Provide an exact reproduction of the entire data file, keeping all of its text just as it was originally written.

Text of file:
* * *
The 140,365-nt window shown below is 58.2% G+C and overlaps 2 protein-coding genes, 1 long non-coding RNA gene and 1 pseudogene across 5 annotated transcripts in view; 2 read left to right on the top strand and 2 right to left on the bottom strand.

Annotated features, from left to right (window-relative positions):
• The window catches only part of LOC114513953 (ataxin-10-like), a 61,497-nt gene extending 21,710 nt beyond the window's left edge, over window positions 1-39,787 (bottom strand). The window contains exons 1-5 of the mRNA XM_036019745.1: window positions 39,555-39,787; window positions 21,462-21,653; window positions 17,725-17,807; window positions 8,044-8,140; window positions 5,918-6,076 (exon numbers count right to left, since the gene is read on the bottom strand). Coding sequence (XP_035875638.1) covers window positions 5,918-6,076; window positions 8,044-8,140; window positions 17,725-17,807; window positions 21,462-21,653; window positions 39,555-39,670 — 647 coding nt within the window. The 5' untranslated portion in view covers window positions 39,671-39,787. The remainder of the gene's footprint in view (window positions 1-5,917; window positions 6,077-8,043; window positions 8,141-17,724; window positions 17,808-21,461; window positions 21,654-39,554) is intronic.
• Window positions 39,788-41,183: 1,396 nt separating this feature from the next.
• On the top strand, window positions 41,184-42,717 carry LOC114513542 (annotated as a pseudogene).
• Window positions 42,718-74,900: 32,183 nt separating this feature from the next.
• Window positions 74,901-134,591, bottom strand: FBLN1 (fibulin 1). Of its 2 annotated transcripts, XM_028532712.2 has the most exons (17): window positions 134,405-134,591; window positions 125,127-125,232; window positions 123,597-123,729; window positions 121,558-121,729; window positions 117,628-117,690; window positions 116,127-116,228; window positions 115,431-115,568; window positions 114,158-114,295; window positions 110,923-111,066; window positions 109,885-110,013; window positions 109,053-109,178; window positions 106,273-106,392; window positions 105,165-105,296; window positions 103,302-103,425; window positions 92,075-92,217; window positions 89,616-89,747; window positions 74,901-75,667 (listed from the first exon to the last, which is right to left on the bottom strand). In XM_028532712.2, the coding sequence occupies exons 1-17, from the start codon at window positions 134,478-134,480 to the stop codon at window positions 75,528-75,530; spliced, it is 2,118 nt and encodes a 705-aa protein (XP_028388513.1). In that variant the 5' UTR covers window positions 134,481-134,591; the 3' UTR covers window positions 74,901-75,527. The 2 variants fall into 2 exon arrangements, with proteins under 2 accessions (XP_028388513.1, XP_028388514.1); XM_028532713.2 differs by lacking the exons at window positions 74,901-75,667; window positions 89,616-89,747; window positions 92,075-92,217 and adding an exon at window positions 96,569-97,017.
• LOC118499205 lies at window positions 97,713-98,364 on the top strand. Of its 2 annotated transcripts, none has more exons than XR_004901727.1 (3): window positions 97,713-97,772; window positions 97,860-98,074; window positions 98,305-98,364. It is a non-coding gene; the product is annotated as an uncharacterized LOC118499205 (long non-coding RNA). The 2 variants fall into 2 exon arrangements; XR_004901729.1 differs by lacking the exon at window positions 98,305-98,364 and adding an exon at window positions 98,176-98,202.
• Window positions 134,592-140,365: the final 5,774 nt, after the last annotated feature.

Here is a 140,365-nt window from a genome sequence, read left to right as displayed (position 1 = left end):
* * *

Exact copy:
The 140,365-nt window shown below is 58.2% G+C and overlaps 2 protein-coding genes, 1 long non-coding RNA gene and 1 pseudogene across 5 annotated transcripts in view; 2 read left to right on the top strand and 2 right to left on the bottom strand.

Annotated features, from left to right (window-relative positions):
• The window catches only part of LOC114513953 (ataxin-10-like), a 61,497-nt gene extending 21,710 nt beyond the window's left edge, over window positions 1-39,787 (bottom strand). The window contains exons 1-5 of the mRNA XM_036019745.1: window positions 39,555-39,787; window positions 21,462-21,653; window positions 17,725-17,807; window positions 8,044-8,140; window positions 5,918-6,076 (exon numbers count right to left, since the gene is read on the bottom strand). Coding sequence (XP_035875638.1) covers window positions 5,918-6,076; window positions 8,044-8,140; window positions 17,725-17,807; window positions 21,462-21,653; window positions 39,555-39,670 — 647 coding nt within the window. The 5' untranslated portion in view covers window positions 39,671-39,787. The remainder of the gene's footprint in view (window positions 1-5,917; window positions 6,077-8,043; window positions 8,141-17,724; window positions 17,808-21,461; window positions 21,654-39,554) is intronic.
• Window positions 39,788-41,183: 1,396 nt separating this feature from the next.
• On the top strand, window positions 41,184-42,717 carry LOC114513542 (annotated as a pseudogene).
• Window positions 42,718-74,900: 32,183 nt separating this feature from the next.
• Window positions 74,901-134,591, bottom strand: FBLN1 (fibulin 1). Of its 2 annotated transcripts, XM_028532712.2 has the most exons (17): window positions 134,405-134,591; window positions 125,127-125,232; window positions 123,597-123,729; window positions 121,558-121,729; window positions 117,628-117,690; window positions 116,127-116,228; window positions 115,431-115,568; window positions 114,158-114,295; window positions 110,923-111,066; window positions 109,885-110,013; window positions 109,053-109,178; window positions 106,273-106,392; window positions 105,165-105,296; window positions 103,302-103,425; window positions 92,075-92,217; window positions 89,616-89,747; window positions 74,901-75,667 (listed from the first exon to the last, which is right to left on the bottom strand). In XM_028532712.2, the coding sequence occupies exons 1-17, from the start codon at window positions 134,478-134,480 to the stop codon at window positions 75,528-75,530; spliced, it is 2,118 nt and encodes a 705-aa protein (XP_028388513.1). In that variant the 5' UTR covers window positions 134,481-134,591; the 3' UTR covers window positions 74,901-75,527. The 2 variants fall into 2 exon arrangements, with proteins under 2 accessions (XP_028388513.1, XP_028388514.1); XM_028532713.2 differs by lacking the exons at window positions 74,901-75,667; window positions 89,616-89,747; window positions 92,075-92,217 and adding an exon at window positions 96,569-97,017.
• LOC118499205 lies at window positions 97,713-98,364 on the top strand. Of its 2 annotated transcripts, none has more exons than XR_004901727.1 (3): window positions 97,713-97,772; window positions 97,860-98,074; window positions 98,305-98,364. It is a non-coding gene; the product is annotated as an uncharacterized LOC118499205 (long non-coding RNA). The 2 variants fall into 2 exon arrangements; XR_004901729.1 differs by lacking the exon at window positions 98,305-98,364 and adding an exon at window positions 98,176-98,202.
• Window positions 134,592-140,365: the final 5,774 nt, after the last annotated feature.

Here is a 140,365-nt window from a genome sequence, read left to right as displayed (position 1 = left end):